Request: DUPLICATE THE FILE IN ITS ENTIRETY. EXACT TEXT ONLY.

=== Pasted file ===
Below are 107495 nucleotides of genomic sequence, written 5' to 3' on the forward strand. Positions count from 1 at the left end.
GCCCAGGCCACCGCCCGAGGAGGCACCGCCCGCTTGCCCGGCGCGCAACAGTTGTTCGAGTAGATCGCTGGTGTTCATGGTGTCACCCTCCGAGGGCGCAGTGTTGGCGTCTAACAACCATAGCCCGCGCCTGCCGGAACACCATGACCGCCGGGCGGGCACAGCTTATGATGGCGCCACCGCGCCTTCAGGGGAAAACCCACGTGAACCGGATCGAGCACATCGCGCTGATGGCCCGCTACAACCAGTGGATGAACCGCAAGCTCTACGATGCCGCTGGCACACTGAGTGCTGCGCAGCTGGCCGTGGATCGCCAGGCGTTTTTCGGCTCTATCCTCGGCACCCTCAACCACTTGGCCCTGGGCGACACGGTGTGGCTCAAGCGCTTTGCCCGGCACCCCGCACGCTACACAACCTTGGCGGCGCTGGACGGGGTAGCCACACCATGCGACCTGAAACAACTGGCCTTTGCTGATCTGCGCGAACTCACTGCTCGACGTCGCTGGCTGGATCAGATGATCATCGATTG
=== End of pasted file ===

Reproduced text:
Below are 107495 nucleotides of genomic sequence, written 5' to 3' on the forward strand. Positions count from 1 at the left end.
GCCCAGGCCACCGCCCGAGGAGGCACCGCCCGCTTGCCCGGCGCGCAACAGTTGTTCGAGTAGATCGCTGGTGTTCATGGTGTCACCCTCCGAGGGCGCAGTGTTGGCGTCTAACAACCATAGCCCGCGCCTGCCGGAACACCATGACCGCCGGGCGGGCACAGCTTATGATGGCGCCACCGCGCCTTCAGGGGAAAACCCACGTGAACCGGATCGAGCACATCGCGCTGATGGCCCGCTACAACCAGTGGATGAACCGCAAGCTCTACGATGCCGCTGGCACACTGAGTGCTGCGCAGCTGGCCGTGGATCGCCAGGCGTTTTTCGGCTCTATCCTCGGCACCCTCAACCACTTGGCCCTGGGCGACACGGTGTGGCTCAAGCGCTTTGCCCGGCACCCCGCACGCTACACAACCTTGGCGGCGCTGGACGGGGTAGCCACACCATGCGACCTGAAACAACTGGCCTTTGCTGATCTGCGCGAACTCACTGCTCGACGTCGCTGGCTGGATCAGATGATCATCGATTG